To gain insight into the mechanistic origins of this unexpected finding, we explored the pH/rate profiles of the two diazeniumdiolates. Hydrolysis of 1 slowed as pH was increased from 3 to 10 (Figure (Figure3A).3A). This is quite the opposite of the results for 2, whose hydrolysis rate was essentially first order in hydroxide ion concentration between pH 6 and 12 (Figure (Figure3B).3B). Below pH 6, the long half-life of 2 (≥2 days) precluded quantitation.
Interestingly, at and above pH 8, the rate of decomposition of 2 exceeded that of 1 (Figure (Figure3),3), further indicating a mechanism more complicated than simple hydrolysis of 2 to 1. Correspondingly, absorbance at 250 nm due to 1 was not observed in the spontaneous hydrolysis of 2 at pH 7.4 (Figure (Figure4A).4A). Of further importance, as the pH was raised to 12, the higher energy shoulder resolved into a peak at 217 nm of significant intensity, and there was a shift in the 236-nm peak to 278 nm, consistent with ionization of the N−H bond (Figure (Figure44B).(35)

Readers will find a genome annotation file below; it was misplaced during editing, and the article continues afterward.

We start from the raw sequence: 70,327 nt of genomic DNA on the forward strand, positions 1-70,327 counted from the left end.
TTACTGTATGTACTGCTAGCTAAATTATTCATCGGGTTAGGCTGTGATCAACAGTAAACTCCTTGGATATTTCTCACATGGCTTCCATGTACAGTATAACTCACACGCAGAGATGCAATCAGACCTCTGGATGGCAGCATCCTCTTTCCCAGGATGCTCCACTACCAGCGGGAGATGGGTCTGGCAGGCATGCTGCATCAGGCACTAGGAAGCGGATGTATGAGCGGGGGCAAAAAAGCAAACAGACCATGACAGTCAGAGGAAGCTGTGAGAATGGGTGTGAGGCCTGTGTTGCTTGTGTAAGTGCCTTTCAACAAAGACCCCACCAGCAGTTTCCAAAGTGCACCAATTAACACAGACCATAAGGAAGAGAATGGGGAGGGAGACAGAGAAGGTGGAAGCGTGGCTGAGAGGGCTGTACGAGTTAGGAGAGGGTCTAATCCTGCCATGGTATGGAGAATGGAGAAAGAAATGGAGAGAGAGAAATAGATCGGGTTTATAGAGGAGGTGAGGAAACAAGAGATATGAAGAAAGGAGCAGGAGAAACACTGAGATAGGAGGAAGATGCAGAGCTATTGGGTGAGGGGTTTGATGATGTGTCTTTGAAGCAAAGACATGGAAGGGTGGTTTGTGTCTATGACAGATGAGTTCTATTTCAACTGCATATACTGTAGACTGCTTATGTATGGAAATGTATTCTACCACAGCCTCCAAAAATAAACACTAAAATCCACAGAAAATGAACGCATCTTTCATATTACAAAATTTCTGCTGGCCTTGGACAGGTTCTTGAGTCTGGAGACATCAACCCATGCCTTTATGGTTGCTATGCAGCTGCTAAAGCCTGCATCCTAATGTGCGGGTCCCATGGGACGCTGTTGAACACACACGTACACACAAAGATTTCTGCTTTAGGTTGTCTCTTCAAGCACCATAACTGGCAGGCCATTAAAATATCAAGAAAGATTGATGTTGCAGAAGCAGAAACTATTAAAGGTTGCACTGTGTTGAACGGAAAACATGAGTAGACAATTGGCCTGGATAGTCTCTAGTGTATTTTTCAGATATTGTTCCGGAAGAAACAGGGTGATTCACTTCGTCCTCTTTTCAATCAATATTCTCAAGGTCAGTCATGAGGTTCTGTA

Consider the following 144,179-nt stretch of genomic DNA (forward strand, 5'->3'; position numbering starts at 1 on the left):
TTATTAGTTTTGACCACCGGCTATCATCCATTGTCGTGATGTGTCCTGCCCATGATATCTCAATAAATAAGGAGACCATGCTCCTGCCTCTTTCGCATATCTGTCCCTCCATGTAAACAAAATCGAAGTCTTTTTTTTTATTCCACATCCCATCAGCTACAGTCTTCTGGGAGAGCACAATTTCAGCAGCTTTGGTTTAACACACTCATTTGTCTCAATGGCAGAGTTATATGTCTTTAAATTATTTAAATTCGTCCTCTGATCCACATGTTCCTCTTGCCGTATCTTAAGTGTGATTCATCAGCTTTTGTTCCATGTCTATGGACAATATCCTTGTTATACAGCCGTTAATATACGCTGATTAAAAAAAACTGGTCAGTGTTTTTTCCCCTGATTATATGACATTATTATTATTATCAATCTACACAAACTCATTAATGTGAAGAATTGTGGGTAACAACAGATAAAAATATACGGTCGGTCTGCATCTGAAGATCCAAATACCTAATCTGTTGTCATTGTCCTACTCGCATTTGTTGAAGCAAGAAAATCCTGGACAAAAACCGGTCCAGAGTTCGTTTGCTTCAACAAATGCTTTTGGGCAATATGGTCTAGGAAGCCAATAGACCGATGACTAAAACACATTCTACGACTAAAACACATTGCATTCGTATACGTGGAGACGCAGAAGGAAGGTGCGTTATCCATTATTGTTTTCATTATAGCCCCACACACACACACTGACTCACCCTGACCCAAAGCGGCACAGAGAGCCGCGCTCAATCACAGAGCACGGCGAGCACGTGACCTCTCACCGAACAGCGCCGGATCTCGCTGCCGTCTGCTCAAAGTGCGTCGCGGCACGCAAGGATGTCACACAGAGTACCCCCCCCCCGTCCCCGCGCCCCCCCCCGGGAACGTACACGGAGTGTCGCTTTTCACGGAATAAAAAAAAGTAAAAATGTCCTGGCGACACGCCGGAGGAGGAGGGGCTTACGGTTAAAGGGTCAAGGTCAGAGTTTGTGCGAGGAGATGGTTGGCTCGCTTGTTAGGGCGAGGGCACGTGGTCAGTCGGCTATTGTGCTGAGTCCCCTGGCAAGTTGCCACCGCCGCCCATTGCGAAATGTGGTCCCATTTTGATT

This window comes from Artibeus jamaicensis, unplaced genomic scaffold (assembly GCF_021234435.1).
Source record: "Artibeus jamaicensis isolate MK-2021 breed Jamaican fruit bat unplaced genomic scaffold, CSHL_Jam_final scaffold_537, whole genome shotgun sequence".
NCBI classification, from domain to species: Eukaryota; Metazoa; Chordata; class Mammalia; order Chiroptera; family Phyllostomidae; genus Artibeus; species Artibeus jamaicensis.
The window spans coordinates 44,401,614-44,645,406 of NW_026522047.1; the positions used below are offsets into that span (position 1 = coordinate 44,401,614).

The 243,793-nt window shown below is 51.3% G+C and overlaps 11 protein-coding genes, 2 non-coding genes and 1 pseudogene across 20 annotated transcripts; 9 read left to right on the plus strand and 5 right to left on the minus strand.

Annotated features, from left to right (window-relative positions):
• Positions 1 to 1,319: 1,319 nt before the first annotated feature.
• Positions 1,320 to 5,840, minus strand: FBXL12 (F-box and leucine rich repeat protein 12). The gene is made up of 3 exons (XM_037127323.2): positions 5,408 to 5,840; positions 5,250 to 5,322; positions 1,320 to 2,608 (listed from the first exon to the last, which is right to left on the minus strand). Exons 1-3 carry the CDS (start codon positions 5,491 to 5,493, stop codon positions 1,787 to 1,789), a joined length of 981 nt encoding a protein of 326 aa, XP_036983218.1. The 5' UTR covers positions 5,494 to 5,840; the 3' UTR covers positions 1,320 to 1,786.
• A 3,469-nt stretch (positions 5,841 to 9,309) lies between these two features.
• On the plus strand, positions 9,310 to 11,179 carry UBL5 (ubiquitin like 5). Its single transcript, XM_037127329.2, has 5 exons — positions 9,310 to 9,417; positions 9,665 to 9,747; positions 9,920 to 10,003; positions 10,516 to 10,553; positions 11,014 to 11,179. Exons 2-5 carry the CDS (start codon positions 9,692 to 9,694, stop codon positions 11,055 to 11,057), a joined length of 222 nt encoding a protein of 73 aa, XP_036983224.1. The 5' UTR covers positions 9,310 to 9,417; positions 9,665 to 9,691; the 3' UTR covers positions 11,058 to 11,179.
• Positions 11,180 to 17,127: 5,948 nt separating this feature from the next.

In contrast to the results in simple buffer solutions, 1 was an observable intermediate in the hydrolysis of 2 when active esterase was present. As shown in Figure Figure4C,4C, the 250-nm peak for 1 dominated the spectrum within a short time after adding the enzyme to 2 in PBS at pH 7.4. Additional studies confirmed that the esterase does not significantly affect the stability of 1 or the ability of metMb and GSH to trap the hydrolytically produced HNO (Figure S2 in Supporting Information).